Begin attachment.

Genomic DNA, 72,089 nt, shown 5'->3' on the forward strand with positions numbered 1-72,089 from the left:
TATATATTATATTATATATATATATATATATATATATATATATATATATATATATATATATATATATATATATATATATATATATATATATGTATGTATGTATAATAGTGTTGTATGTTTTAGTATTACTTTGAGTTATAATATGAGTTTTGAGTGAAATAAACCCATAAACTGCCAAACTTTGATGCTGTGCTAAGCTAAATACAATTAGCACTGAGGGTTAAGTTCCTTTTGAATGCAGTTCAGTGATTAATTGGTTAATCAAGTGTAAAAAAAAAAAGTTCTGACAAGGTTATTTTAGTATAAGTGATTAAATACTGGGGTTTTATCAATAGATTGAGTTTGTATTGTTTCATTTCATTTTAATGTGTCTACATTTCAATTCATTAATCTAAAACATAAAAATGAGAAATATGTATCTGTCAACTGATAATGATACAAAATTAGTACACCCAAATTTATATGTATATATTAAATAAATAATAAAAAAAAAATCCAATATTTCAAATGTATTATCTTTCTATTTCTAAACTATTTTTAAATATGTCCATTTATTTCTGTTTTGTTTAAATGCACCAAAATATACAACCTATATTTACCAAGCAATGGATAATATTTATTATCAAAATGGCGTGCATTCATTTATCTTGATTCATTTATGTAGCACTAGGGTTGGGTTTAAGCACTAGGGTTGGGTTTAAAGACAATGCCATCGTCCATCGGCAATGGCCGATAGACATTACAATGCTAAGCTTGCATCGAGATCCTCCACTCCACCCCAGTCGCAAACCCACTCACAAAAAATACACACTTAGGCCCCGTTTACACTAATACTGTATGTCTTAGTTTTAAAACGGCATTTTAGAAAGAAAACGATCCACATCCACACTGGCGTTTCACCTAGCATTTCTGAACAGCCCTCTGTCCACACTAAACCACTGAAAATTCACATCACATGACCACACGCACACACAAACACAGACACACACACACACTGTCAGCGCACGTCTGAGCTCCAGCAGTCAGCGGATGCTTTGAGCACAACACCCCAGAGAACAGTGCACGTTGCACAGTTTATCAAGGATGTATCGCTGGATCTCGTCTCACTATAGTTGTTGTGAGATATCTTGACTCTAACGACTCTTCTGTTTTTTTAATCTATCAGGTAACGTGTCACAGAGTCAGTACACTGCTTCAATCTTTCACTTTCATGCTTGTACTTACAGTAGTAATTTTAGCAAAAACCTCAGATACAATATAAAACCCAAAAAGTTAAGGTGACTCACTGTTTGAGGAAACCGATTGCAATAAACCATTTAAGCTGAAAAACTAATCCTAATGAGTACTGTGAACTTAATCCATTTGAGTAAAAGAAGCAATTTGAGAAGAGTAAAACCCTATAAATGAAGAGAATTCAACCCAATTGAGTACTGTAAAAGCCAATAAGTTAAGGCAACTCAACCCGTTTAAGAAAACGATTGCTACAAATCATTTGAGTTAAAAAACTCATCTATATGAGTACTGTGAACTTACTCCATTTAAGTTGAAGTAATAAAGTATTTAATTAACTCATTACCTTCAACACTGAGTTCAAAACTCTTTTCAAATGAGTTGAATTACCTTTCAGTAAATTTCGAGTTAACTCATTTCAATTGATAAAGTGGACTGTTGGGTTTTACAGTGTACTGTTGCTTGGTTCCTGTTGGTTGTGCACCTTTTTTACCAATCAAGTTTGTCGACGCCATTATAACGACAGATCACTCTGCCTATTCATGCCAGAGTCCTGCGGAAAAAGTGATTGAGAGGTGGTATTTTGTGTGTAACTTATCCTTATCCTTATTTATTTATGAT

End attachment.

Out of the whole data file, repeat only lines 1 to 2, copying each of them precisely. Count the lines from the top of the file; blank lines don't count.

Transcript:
Genomic DNA, 72,089 nt, shown 5'->3' on the forward strand with positions numbered 1-72,089 from the left:
TATATATTATATTATATATATATATATATATATATATATATATATATATATATATATATATATATATATATATATATATATATATATATATGTATGTATGTATAATAGTGTTGTATGTTTTAGTATTACTTTGAGTTATAATATGAGTTTTGAGTGAAATAAACCCATAAACTGCCAAACTTTGATGCTGTGCTAAGCTAAATACAATTAGCACTGAGGGTTAAGTTCCTTTTGAATGCAGTTCAGTGATTAATTGGTTAATCAAGTGTAAAAAAAAAAAGTTCTGACAAGGTTATTTTAGTATAAGTGATTAAATACTGGGGTTTTATCAATAGATTGAGTTTGTATTGTTTCATTTCATTTTAATGTGTCTACATTTCAATTCATTAATCTAAAACATAAAAATGAGAAATATGTATCTGTCAACTGATAATGATACAAAATTAGTACACCCAAATTTATATGTATATATTAAATAAATAATAAAAAAAAAATCCAATATTTCAAATGTATTATCTTTCTATTTCTAAACTATTTTTAAATATGTCCATTTATTTCTGTTTTGTTTAAATGCACCAAAATATACAACCTATATTTACCAAGCAATGGATAATATTTATTATCAAAATGGCGTGCATTCATTTATCTTGATTCATTTATGTAGCACTAGGGTTGGGTTTAAGCACTAGGGTTGGGTTTAAAGACAATGCCATCGTCCATCGGCAATGGCCGATAGACATTACAATGCTAAGCTTGCATCGAGATCCTCCACTCCACCCCAGTCGCAAACCCACTCACAAAAAATACACACTTAGGCCCCGTTTACACTAATACTGTATGTCTTAGTTTTAAAACGGCATTTTAGAAAGAAAACGATCCACATCCACACTGGCGTTTCACCTAGCATTTCTGAACAGCCCTCTGTCCACACTAAACCACTGAAAATTCACATCACATGACCACACGCACACACAAACACAGACACACACACACACTGTCAGCGCACGTCTGAGCTCCAGCAGTCAGCGGATGCTTTGAGCACAACACCCCAGAGAACAGTGCACGTTGCACAGTTTATCAAGGATGTATCGCTGGATCTCGTCTCACTATAGTTGTTGTGAGATATCTTGACTCTAACGACTCTTCTGTTTTTTTAATCTATCAGGTAACGTGTCACAGAGTCAGTACACTGCTTCAATCTTTCACTTTCATGCTTGTACTTACAGTAGTAATTTTAGCAAAAACCTCAGATACAATATAAAACCCAAAAAGTTAAGGTGACTCACTGTTTGAGGAAACCGATTGCAATAAACCATTTAAGCTGAAAAACTAATCCTAATGAGTACTGTGAACTTAATCCATTTGAGTAAAAGAAGCAATTTGAGAAGAGTAAAACCCTATAAATGAAGAGAATTCAACCCAATTGAGTACTGTAAAAGCCAATAAGTTAAGGCAACTCAACCCGTTTAAGAAAACGATTGCTACAAATCATTTGAGTTAAAAAACTCATCTATATGAGTACTGTGAACTTACTCCATTTAAGTTGAAGTAATAAAGTATTTAATTAACTCATTACCTTCAACACTGAGTTCAAAACTCTTTTCAAATGAGTTGAATTACCTTTCAGTAAATTTCGAGTTAACTCATTTCAATTGATAAAGTGGACTGTTGGGTTTTACAGTGTACTGTTGCTTGGTTCCTGTTGGTTGTGCACCTTTTTTACCAATCAAGTTTGTCGACGCCATTATAACGACAGATCACTCTGCCTATTCATGCCAGAGTCCTGCGGAAAAAGTGATTGAGAGGTGGTATTTTGTGTGTAACTTATCCTTATCCTTATTTATTTATGAT